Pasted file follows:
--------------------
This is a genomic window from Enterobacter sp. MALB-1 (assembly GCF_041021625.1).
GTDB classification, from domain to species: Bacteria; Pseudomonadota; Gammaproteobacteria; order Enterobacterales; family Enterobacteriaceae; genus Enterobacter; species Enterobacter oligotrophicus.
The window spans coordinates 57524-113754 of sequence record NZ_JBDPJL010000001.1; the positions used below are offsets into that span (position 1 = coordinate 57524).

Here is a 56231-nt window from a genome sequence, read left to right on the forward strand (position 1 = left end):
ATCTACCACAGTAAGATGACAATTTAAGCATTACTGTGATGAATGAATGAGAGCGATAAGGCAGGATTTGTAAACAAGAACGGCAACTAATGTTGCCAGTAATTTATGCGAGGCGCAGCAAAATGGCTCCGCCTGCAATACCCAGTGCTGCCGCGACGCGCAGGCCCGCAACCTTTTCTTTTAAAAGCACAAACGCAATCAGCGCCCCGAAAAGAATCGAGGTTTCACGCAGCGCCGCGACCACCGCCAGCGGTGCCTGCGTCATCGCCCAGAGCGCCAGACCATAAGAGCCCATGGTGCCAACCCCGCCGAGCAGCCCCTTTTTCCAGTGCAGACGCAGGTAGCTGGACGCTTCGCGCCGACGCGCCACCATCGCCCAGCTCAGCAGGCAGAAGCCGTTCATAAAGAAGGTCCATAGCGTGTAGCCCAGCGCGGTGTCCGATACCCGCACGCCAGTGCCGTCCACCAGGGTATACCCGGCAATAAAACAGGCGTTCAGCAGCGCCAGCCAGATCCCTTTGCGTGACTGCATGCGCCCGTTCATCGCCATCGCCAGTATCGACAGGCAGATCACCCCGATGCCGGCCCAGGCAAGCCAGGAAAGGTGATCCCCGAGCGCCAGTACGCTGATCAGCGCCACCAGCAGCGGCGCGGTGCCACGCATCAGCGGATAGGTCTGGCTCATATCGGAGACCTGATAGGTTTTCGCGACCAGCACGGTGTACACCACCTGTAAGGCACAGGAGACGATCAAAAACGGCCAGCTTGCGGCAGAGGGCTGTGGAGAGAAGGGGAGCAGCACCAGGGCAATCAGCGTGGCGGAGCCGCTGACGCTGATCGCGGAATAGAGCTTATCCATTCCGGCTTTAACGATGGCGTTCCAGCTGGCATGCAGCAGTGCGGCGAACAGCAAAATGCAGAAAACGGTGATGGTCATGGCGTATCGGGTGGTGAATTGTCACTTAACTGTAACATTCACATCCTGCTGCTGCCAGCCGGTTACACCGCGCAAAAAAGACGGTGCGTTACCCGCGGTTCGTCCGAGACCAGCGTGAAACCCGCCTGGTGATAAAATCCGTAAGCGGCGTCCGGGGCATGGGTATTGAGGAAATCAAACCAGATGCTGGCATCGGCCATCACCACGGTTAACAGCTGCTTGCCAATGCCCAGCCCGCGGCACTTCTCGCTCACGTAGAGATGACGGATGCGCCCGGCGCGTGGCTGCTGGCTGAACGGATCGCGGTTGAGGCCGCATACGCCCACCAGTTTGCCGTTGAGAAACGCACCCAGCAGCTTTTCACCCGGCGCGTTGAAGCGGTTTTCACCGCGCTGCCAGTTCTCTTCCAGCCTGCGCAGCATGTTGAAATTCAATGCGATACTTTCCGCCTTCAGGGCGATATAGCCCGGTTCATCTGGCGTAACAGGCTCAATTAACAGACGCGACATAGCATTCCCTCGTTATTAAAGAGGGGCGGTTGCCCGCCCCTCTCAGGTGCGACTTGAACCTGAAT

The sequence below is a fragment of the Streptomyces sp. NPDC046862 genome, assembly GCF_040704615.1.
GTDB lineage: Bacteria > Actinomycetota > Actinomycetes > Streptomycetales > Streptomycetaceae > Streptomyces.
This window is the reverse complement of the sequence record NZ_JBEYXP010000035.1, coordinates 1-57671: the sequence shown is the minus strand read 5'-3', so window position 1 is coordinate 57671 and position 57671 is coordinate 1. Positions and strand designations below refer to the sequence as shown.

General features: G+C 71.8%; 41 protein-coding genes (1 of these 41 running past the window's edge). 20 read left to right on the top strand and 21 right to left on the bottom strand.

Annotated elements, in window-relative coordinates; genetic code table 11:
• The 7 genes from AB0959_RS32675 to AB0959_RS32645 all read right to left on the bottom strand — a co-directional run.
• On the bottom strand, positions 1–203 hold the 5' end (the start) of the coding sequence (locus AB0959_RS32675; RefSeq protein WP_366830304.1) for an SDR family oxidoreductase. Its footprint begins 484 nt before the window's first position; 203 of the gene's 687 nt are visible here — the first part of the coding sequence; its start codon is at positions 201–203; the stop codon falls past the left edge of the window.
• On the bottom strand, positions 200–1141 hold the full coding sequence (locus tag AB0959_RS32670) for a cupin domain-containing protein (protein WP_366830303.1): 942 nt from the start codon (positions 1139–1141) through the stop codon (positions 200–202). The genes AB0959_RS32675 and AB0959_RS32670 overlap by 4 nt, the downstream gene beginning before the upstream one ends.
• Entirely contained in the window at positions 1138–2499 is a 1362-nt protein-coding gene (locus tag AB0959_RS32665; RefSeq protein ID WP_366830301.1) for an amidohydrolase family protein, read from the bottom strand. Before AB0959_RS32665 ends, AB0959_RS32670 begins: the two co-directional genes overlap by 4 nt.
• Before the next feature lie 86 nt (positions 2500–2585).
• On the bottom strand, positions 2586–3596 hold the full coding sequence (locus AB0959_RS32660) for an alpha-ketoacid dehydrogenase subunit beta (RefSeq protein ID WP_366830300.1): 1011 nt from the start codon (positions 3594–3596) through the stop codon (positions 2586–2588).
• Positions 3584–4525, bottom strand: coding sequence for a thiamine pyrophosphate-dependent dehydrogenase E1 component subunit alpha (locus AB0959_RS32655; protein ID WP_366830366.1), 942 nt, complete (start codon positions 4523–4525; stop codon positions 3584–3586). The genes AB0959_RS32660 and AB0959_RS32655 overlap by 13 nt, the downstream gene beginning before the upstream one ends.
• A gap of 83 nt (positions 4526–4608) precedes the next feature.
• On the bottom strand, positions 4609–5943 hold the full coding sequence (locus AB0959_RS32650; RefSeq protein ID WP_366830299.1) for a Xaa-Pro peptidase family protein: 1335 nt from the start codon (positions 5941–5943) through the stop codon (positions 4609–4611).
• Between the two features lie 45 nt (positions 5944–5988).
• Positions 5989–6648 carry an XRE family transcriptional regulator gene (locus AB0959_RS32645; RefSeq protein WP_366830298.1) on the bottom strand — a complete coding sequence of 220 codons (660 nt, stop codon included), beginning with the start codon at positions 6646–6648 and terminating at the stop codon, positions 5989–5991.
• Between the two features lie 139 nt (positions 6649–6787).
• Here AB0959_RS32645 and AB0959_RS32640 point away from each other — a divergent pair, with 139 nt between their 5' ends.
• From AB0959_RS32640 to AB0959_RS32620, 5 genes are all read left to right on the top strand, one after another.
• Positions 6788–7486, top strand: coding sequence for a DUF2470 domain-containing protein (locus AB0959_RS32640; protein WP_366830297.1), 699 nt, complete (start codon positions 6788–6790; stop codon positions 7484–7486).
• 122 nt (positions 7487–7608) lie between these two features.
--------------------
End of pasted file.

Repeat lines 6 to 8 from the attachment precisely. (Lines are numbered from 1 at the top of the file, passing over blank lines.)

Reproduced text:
The sequence below is a fragment of the Streptomyces sp. NPDC046862 genome, assembly GCF_040704615.1.
GTDB lineage: Bacteria > Actinomycetota > Actinomycetes > Streptomycetales > Streptomycetaceae > Streptomyces.
This window is the reverse complement of the sequence record NZ_JBEYXP010000035.1, coordinates 1-57671: the sequence shown is the minus strand read 5'-3', so window position 1 is coordinate 57671 and position 57671 is coordinate 1. Positions and strand designations below refer to the sequence as shown.